Massive genetic introgression in threatened northern crested newts (Triturus cristatus) by an invasive congener (T. carnifex) in Western Switzerland

Détails

ID Serval
serval:BIB_5DDDE2D5EA70
Type
Article: article d'un périodique ou d'un magazine.
Collection
Publications
Titre
Massive genetic introgression in threatened northern crested newts (Triturus cristatus) by an invasive congener (T. carnifex) in Western Switzerland
Périodique
Conservation Genetics
Auteur(s)
Dufresnes C., Pellet J., Bettinelli-Riccardi S., Thiébaud J., Perrin N., Fumagalli L.
ISSN
1566-0621
ISSN-L
1566-0621
Statut éditorial
Publié
Date de publication
2016
Peer-reviewed
Oui
Volume
17
Numéro
4
Pages
839-846
Langue
anglais
Résumé
Genetic pollution through introgressive hybridization of local species by exotic relatives is a major, yet neglected aspect of biological invasions, particularly in amphibians where human introductions are frequent. In Western Switzerland, crested newts make an interesting case: the Italian species Triturus carnifex was introduced at least a century ago within the range of the native and threatened T. cristatus. To understand the genetic consequences of this introduction and inform wildlife management authorities, we conducted a genetic survey on the remaining northern crested newt populations known in the area, using newly-developed species-diagnostic nuclear (microsatellites) and mitochondrial (control region) DNA markers. We documented massive nuclear introgression by the T. carnifex genome, which has completely replaced T. cristatus in most populations, especially in the Geneva area where the introduction was originally reported. However, many of these individuals retained the ancestral T. cristatus mtDNA, which could be explained by asymmetric introgression between the two species, stemming from demographic and/or selective processes. Analyses of genetic diversity support multiple events of T. carnifex releases, most-likely of proximate North Italian origin. We pinpointed the last indigenous populations in the region and recommend to prioritize their protection. Our study demonstrates the invasive potential of introduced taxa through introgressive hybridization, alerts about the underestimated rate of illegal amphibian translocations, and emphasizes the need for genetic analyses to monitor such invasions.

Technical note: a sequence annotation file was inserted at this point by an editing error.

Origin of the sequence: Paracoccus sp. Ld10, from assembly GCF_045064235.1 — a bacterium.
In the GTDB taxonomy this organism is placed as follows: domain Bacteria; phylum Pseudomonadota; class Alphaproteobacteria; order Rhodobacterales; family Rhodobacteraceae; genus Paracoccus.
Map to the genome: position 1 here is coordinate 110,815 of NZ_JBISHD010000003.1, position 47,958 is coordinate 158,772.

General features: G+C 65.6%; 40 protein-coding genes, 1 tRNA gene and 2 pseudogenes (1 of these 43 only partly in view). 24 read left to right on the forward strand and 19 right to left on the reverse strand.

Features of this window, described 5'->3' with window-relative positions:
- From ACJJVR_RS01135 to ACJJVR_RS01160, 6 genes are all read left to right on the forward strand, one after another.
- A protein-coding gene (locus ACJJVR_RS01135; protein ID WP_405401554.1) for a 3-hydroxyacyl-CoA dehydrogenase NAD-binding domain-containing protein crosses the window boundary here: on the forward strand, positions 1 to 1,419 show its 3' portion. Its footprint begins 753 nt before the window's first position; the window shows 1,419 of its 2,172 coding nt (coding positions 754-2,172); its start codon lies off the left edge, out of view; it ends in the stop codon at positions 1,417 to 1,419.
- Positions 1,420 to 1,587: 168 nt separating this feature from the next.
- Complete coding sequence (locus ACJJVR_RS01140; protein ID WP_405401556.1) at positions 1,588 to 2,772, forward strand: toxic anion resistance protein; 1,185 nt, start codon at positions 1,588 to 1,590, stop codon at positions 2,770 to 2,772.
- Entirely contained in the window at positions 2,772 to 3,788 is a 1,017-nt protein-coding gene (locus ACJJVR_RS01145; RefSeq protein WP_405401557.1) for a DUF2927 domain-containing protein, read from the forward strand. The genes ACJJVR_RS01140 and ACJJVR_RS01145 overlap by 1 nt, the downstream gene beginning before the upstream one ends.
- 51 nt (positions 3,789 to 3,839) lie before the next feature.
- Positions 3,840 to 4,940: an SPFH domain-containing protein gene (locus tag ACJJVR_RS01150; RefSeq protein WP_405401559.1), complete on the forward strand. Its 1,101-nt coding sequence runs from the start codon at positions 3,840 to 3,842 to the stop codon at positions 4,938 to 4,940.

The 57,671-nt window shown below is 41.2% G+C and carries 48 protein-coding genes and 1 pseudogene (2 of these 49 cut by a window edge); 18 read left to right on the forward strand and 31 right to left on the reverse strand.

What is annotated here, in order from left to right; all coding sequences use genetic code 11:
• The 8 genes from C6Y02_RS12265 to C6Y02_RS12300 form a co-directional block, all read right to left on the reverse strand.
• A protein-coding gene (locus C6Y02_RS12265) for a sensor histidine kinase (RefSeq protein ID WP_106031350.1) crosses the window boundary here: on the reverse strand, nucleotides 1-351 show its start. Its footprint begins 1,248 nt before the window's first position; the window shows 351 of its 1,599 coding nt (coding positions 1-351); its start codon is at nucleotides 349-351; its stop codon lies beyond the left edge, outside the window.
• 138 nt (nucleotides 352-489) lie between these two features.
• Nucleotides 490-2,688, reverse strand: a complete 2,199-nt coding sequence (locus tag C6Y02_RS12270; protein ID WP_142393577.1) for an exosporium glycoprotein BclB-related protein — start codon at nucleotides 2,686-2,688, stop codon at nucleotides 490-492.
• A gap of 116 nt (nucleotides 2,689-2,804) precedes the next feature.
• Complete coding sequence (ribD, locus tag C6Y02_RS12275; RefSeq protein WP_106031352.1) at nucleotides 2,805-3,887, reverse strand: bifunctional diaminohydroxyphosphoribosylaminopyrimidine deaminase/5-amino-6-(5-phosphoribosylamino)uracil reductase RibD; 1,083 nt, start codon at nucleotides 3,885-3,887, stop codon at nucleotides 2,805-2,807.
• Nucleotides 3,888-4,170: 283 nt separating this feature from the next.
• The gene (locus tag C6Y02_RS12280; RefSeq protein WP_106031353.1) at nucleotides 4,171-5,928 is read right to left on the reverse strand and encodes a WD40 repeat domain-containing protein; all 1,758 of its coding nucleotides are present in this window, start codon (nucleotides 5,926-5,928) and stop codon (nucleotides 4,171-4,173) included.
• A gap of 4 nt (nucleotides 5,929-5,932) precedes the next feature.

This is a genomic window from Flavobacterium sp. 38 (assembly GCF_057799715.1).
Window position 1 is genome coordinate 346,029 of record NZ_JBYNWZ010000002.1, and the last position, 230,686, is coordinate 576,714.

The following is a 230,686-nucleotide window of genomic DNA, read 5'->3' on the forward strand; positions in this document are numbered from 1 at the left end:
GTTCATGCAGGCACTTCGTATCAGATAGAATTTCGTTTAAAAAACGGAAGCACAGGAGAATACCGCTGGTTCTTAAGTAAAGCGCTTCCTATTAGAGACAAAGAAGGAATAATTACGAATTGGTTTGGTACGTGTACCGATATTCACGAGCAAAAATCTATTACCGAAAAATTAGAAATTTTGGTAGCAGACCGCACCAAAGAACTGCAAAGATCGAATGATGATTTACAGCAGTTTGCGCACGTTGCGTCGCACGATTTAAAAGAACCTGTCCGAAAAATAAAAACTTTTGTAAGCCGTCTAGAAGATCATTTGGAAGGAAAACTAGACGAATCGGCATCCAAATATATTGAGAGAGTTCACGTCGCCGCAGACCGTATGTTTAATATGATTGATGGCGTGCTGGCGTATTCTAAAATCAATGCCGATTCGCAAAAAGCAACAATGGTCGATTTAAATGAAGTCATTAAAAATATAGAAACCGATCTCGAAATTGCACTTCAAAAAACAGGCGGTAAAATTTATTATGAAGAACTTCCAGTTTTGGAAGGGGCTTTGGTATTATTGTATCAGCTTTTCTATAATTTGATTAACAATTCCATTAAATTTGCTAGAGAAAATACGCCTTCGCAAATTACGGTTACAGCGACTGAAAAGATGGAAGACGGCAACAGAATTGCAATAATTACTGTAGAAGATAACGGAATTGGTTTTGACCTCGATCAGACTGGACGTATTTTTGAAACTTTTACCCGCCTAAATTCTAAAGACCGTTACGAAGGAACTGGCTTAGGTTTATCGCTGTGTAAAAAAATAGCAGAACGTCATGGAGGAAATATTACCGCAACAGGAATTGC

Mots-clé
Conservation, Asymmetric reproductive isolation, Hybridization, Invasive species, Amphibian, Microsatellites, mtDNA
Web of science
Création de la notice
15/02/2016 20:11
Dernière modification de la notice
20/08/2019 15:15
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